Another post about tracking. I’m obsessing about this for 2 reasons. 1) I don’t want to fail in the trial that is a month away. 2) I’ve never trained tracking before so everything is new and it is all very mysterious. For example I learned on Monday when I went dirt tracking with some people from the club that buildings influence wind. I guess that is obvious, but I never took it into consideration before. Fancy was having some trouble on her track (she eventually got it) and I was told the wind coming over the building and trees next to us was doing really strange things to the scent. To me, it looked like Fancy was completely lost or screwing around, but I guess she was just trying to unravel what she was smelling. I didn’t work the Malinois at all. I had done everyone already and lunch and they did well.
Next the group caravaned to some grass tracking for the newest German Shepherd Dog puppy. Last time I saw him he was very nicely following a trail of hot dogs. This time I think there were like 2 hot dogs on his track. He looked great.
Tuesday I tracked again at lunch (Pie went through a small swamp) then more dirt tracking right after work. The all knowing person from the club who has taught me everything I know so far about tracking (K) was there to help. She had me lay a SchH 1 track for each dog. NO food, but extra articles. Some people might think extra articles make it harder, but it is really easier because it reinforces to the dog that they are on the track and you can reward on the article. So, 100 paces out, right turn, 100 paces, right turn 100 paces and the end. The dirt was very soft and deep and I could see my footsteps. In addition to being very long with no food, K also had me stay back at the end of the line- 33 feet. I have NEVER worked that far back. Scary.
The dogs did A-M-A-Z-I-N-G. No, they were not perfect. Fancy got pretty far off track at the corner, Dottie and Pie both skipped the last article (?) but the good parts were they were so far away from me, kept working, did the rest of their articles great (Fancy thought about retrieving one, which is technically allowed but I didn’t teach it,) kept their heads down and looked like real tracking dogs. If you have experience tracking, esp SchH style, and you saw us, I’m sure you would not be impressed. But remember, these are the first dogs I’ve trained to do this, and I just proved to myself they can actually do it! When I got back from school in April, I took time off from tracking for carting, and Dottie’s CD. When I started back up again, Pie refused to track, Fancy sniffed randomly around, and Dottie was too frantic to concentrate. We were in a sorry state. With all of K’s help and my tracking pretty much every day, I still felt like we were not making progress. And yet, in the last week, it has FINALLY started to come together for all three dogs. Can you tell how happy and relieved I am? For me, agility and obedience training has always progressed at a steady and expected pace. Sure, we have problems, but for the most part I can train it and they get better. In tracking, I’ve always felt like I’m stumbling around in the dark with a bag on my head, my hands tied behind my back, and a little yappy bad tempered poodle snapping at my heels then couching pathetically when I try to scare it away. Actually, I don’t know what feeling the poodle is supposed to convey, my old landlady used to watch a dog like that so I threw him in. He was a toy poodle who actually would try to bite. Anyway, I felt frustrated, clueless, like we would never get it and I didn’t know how to fix it. But now that I have proof that we are on the right track and that we CAN do it, I feel great.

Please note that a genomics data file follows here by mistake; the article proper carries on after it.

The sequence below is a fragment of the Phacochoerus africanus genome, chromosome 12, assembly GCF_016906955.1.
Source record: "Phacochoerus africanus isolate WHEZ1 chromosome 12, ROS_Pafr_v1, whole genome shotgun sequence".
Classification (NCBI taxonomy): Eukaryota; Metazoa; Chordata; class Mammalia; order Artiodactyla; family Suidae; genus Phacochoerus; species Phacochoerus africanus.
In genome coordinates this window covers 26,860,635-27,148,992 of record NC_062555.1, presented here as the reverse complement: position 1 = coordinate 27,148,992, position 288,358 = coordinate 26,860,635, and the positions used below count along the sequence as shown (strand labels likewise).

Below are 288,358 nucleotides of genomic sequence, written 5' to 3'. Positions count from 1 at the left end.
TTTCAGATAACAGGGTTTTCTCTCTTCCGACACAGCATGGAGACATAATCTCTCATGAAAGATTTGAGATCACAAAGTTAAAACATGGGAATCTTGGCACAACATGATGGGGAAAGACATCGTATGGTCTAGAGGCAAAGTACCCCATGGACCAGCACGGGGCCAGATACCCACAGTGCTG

I can’t let it go- last week Fancy was pretending like she wasn’t even close to being ready. Like I was going to be wasting the judge’s time trying for her TR1, and then yesterday she ran a track on which she would have passed. Amazing.
So today I’m resting on my laurels, taking my lunch break to take a walk in the sun. I left the dogs at home, pretending I’m a normal person who doesn’t spend every single lunch training my dogs. (Actually most people have no clue that is where I go, although now since I change out of my uniform, people have started wondering what I’m up to.) Tomorrow we’ll be back at it- doing only grass for a while. Too much dirt tracking makes a dog lazy- using their eyes instead of their nose, because they can also see the footsteps in the dirt.
My training motto is still, “I REFUSE to fail tracking.” That will keep me from getting lazy. A failing track could be right around the corner- I guess that is a tracking pun.